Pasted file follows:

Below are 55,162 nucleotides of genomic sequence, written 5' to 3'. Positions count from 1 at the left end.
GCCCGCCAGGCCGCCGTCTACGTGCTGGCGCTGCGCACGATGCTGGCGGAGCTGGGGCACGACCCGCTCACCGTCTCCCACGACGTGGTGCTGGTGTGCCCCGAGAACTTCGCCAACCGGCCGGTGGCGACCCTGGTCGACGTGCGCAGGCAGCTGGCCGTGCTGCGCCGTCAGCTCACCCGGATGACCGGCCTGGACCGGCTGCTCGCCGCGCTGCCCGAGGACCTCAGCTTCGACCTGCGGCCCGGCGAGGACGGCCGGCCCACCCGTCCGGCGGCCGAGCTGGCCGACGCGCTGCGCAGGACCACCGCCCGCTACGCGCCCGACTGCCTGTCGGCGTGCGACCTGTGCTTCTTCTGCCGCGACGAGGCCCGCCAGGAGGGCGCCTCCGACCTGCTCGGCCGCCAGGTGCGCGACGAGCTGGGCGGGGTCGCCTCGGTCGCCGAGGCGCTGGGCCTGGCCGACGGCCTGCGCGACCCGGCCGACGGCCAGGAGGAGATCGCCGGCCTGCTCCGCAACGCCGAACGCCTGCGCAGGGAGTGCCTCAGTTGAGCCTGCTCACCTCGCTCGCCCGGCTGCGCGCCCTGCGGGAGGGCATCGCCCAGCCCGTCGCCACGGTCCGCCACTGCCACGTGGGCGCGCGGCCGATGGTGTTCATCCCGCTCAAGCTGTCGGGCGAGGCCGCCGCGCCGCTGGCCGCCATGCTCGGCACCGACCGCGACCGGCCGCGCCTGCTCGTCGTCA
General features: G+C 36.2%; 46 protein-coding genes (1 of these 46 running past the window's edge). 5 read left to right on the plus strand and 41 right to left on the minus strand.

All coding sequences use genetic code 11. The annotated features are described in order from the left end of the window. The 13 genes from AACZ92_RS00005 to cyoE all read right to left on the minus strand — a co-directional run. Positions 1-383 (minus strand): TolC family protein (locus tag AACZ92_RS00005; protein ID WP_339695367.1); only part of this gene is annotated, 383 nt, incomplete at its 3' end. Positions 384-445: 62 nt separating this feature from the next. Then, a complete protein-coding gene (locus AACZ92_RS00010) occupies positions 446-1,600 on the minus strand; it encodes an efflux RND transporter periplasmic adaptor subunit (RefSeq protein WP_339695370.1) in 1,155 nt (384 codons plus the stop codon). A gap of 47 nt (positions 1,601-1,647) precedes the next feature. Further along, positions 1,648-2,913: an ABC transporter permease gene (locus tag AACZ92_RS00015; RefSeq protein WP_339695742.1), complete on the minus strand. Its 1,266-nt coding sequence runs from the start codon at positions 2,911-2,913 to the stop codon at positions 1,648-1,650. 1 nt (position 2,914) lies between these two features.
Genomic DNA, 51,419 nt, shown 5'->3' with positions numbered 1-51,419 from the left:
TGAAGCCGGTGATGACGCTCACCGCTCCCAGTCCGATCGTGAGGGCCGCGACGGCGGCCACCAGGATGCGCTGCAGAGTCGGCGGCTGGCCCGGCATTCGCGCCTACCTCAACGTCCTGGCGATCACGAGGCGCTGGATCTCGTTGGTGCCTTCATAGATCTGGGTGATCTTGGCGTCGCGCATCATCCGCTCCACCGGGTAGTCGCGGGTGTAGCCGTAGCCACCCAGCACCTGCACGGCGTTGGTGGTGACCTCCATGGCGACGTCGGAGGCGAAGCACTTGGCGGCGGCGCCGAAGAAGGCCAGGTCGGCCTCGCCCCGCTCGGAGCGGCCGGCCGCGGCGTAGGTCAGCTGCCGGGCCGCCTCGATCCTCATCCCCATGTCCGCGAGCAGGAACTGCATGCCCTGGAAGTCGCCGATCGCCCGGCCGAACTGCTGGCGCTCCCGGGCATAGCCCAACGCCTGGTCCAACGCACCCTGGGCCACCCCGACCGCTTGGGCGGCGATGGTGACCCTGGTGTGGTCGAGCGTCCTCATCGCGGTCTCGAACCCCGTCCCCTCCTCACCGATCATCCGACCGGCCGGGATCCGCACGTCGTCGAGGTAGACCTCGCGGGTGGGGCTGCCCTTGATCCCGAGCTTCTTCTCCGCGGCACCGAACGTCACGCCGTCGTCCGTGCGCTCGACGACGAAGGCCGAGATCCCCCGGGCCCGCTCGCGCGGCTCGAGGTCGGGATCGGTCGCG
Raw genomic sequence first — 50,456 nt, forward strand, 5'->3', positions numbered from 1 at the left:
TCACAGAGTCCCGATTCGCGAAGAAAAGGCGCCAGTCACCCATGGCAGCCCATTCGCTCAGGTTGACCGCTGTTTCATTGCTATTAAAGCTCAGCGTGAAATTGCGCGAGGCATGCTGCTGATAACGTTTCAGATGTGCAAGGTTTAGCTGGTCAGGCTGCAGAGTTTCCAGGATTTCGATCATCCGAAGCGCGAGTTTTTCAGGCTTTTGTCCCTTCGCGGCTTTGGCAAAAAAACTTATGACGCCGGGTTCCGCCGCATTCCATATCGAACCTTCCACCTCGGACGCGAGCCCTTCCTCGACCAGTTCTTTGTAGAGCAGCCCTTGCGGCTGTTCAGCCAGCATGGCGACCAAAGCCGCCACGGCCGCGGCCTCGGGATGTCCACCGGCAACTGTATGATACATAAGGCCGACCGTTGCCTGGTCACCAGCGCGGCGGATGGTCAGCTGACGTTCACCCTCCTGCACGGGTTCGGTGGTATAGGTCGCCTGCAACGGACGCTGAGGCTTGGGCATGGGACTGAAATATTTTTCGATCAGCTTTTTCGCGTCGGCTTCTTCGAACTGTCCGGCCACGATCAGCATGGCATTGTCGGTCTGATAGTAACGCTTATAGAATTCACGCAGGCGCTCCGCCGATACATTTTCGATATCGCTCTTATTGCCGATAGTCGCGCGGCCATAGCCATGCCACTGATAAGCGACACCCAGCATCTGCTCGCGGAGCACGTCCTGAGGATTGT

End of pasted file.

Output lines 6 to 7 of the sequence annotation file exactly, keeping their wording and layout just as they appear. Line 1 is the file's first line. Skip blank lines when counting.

TGAAGCCGGTGATGACGCTCACCGCTCCCAGTCCGATCGTGAGGGCCGCGACGGCGGCCACCAGGATGCGCTGCAGAGTCGGCGGCTGGCCCGGCATTCGCGCCTACCTCAACGTCCTGGCGATCACGAGGCGCTGGATCTCGTTGGTGCCTTCATAGATCTGGGTGATCTTGGCGTCGCGCATCATCCGCTCCACCGGGTAGTCGCGGGTGTAGCCGTAGCCACCCAGCACCTGCACGGCGTTGGTGGTGACCTCCATGGCGACGTCGGAGGCGAAGCACTTGGCGGCGGCGCCGAAGAAGGCCAGGTCGGCCTCGCCCCGCTCGGAGCGGCCGGCCGCGGCGTAGGTCAGCTGCCGGGCCGCCTCGATCCTCATCCCCATGTCCGCGAGCAGGAACTGCATGCCCTGGAAGTCGCCGATCGCCCGGCCGAACTGCTGGCGCTCCCGGGCATAGCCCAACGCCTGGTCCAACGCACCCTGGGCCACCCCGACCGCTTGGGCGGCGATGGTGACCCTGGTGTGGTCGAGCGTCCTCATCGCGGTCTCGAACCCCGTCCCCTCCTCACCGATCATCCGACCGGCCGGGATCCGCACGTCGTCGAGGTAGACCTCGCGGGTGGGGCTGCCCTTGATCCCGAGCTTCTTCTCCGCGGCACCGAACGTCACGCCGTCGTCCGTGCGCTCGACGACGAAGGCCGAGATCCCCCGGGCCCGCTCGCGCGGCTCGAGGTCGGGATCGGTCGCG
Raw genomic sequence first — 50,456 nt, forward strand, 5'->3', positions numbered from 1 at the left: